From the moment I heard Tom Petty’s Wildflower’s album I knew it was a special release and it quickly became one of my favorite of his albums. Given that it came out in 1994, it was only available on CD as far as I knew.
I later learned that it had been available on vinyl for a short period and that version went on to become a pricey collector’s jam. Fast forward to the aftermath of Mr. Petty’s tragic recent death (RIP), Warner Music has issued Wildflowers & All The Rest, a three LP edition of the classic album plus a full LP’s worth of tunes recorded in the same sessions but not released due to time constraints in order to keep it to a single CD at the time. Originally Petty wanted the album to be a multi-disc set, with 25 songs; those songs are now all reunited quite gloriously under one roof.
All in all I am very pleased with this edition released in a lovely tri-fold cardboard sleeve with gorgeous graphics and photos. It is all very deluxe and the albums are of a very high quality, dark black vinyl, well centered and happily quiet.
About the only nit I have to pick is that they don’t reproduce the charming vintage mid-1960s gold label Warner Brothers Records label exactly as they did on the CD — it is close but I guess that since Warner Records seems to have spun off from parent company Warner Brothers they probably can’t legally use that logo anymore (unless they license it or some such hokum). Admittedly this is a tiny detail, but it is something record collectors notice.
Of course the songs are the stars here and as a vinyl album listen, Wildflowers & All The Rest doesn’t disappoint. In fact, as I have found with two-disc vinyl reissues of some favorite once-single-albums — such as XTC’s Skylarking — I really like the multi-disc treatment of the music. It gives you a chance to absorb what you’ve heard, taking a pause to flip the album and start with fresh ears.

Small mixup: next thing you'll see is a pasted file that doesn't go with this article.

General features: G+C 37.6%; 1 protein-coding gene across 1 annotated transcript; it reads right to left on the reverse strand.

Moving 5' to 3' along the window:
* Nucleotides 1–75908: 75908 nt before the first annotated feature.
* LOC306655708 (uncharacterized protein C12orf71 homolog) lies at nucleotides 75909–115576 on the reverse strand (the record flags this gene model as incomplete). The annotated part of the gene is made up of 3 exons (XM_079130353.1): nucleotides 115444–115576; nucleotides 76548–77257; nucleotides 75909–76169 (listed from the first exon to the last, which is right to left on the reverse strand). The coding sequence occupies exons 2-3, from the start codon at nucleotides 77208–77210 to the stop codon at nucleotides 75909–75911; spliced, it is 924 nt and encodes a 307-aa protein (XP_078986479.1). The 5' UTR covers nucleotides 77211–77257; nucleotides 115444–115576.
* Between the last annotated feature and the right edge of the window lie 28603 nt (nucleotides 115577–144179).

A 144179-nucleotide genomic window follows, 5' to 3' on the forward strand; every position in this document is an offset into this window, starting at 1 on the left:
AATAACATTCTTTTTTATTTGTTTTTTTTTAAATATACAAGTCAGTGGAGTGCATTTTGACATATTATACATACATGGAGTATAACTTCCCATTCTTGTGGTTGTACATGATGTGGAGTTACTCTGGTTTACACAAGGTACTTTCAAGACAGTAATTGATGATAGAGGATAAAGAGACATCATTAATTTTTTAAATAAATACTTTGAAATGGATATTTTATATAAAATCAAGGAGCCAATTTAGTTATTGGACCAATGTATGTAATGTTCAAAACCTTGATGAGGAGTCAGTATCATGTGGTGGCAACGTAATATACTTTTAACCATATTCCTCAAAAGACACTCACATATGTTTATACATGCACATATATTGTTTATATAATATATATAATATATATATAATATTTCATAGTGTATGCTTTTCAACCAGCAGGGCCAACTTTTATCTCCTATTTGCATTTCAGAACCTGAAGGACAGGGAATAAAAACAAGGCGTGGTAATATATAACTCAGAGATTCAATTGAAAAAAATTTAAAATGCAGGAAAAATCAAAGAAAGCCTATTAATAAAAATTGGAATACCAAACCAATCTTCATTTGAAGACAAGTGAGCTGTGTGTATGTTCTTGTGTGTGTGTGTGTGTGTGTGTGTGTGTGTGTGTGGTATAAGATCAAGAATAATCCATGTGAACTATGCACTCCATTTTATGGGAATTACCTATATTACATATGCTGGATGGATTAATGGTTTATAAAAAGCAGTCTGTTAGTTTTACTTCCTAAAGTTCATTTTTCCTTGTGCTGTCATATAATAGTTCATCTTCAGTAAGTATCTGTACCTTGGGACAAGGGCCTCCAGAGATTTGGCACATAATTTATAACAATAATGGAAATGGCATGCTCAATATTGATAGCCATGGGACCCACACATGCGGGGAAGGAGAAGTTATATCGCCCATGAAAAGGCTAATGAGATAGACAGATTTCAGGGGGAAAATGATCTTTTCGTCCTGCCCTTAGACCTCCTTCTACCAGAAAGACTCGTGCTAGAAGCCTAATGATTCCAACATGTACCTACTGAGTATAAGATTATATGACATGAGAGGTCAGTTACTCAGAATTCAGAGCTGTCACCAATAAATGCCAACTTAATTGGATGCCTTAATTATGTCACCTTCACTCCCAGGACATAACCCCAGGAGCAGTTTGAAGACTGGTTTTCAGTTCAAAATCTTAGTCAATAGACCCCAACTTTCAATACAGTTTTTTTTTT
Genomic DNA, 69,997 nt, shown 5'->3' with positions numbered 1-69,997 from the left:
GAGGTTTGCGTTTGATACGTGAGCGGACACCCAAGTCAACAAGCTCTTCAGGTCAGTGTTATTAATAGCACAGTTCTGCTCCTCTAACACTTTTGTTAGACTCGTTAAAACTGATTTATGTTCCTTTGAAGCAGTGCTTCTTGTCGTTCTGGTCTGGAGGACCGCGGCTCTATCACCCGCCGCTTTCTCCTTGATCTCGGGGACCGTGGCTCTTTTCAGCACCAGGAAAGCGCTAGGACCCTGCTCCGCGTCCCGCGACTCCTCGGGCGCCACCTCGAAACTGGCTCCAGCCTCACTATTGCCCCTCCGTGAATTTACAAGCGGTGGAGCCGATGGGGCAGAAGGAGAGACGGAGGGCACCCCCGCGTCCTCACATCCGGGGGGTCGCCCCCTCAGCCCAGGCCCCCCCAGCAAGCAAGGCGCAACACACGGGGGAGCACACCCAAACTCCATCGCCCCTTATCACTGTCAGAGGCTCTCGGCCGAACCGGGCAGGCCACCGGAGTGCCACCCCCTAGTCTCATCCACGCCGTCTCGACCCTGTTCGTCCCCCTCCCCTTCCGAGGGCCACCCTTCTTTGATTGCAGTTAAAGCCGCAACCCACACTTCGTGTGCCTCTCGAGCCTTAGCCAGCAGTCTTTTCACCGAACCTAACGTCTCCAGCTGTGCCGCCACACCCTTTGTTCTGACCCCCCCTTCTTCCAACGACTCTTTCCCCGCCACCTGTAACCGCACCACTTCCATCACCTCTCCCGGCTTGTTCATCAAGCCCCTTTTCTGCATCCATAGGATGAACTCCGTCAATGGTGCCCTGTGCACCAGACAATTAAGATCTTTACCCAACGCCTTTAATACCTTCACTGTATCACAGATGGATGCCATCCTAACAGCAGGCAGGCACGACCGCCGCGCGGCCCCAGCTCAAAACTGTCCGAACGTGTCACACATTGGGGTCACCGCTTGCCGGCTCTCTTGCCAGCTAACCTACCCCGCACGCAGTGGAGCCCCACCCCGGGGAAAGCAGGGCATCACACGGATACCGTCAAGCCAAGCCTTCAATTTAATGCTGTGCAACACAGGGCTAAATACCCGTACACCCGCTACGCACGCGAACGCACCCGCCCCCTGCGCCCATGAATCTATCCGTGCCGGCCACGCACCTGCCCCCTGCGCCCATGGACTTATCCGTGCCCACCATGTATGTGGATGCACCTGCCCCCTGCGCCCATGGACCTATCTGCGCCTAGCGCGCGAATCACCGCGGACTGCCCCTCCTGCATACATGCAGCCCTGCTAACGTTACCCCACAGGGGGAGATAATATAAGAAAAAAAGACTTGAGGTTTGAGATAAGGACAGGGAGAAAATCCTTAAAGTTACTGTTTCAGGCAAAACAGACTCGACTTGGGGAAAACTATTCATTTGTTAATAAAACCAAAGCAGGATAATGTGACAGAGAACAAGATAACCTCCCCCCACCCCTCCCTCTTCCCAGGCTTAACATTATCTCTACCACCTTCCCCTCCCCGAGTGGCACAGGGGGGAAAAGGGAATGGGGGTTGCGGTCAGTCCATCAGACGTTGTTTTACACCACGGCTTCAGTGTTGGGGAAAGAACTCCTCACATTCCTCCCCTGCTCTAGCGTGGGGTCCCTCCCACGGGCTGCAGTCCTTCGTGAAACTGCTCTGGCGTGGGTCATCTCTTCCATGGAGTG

Indeed, a song like “It’s Good To Be King” is a perfect Side Two opener (as opposed to being Track 5 on the CD, coming abruptly after the raw rock of “You Wreck Me.” In this new three-disc form, it is like listening to six extended play mini albums.
Of the new songs, “Something Could Happen” jump out as not only fully formed but certainly worthy of feature status on the album. The “All The Rest” portion of Wildflowers features several tunes which appeared in a different form on the She’s The One film soundtrack. “California” is a jangly sweet acoustic sunshine strummer and “Climb That Hill” is quite epic with a very cool stuttering drum pattern that elevates the fast-picked, multi-layered 12-string guitar so it sounds more like a chiming violin section in an orchestra — this is a beautiful production and it sounds terrific on vinyl!
“Hung Up and Overdose” closes the album with a sweet Brian Wilson-esque homage that includes Ringo Starr on drums and Beach Boy Carl Wilson on backing vocals!
There are several incarnations of this new edition of Wildflowers. At a recent visit to a favorite music store I got a peek at one of the seven LP super deluxe edition. Called simply Wildflowers & All The Rest Deluxe Edition, it looks like a beautiful high quality package. There is a four CD version of the collection as well.
Whatever way you get it, this reissue of Wildflowers & All The Rest is a long overdue treat and one of the best reissues of the year.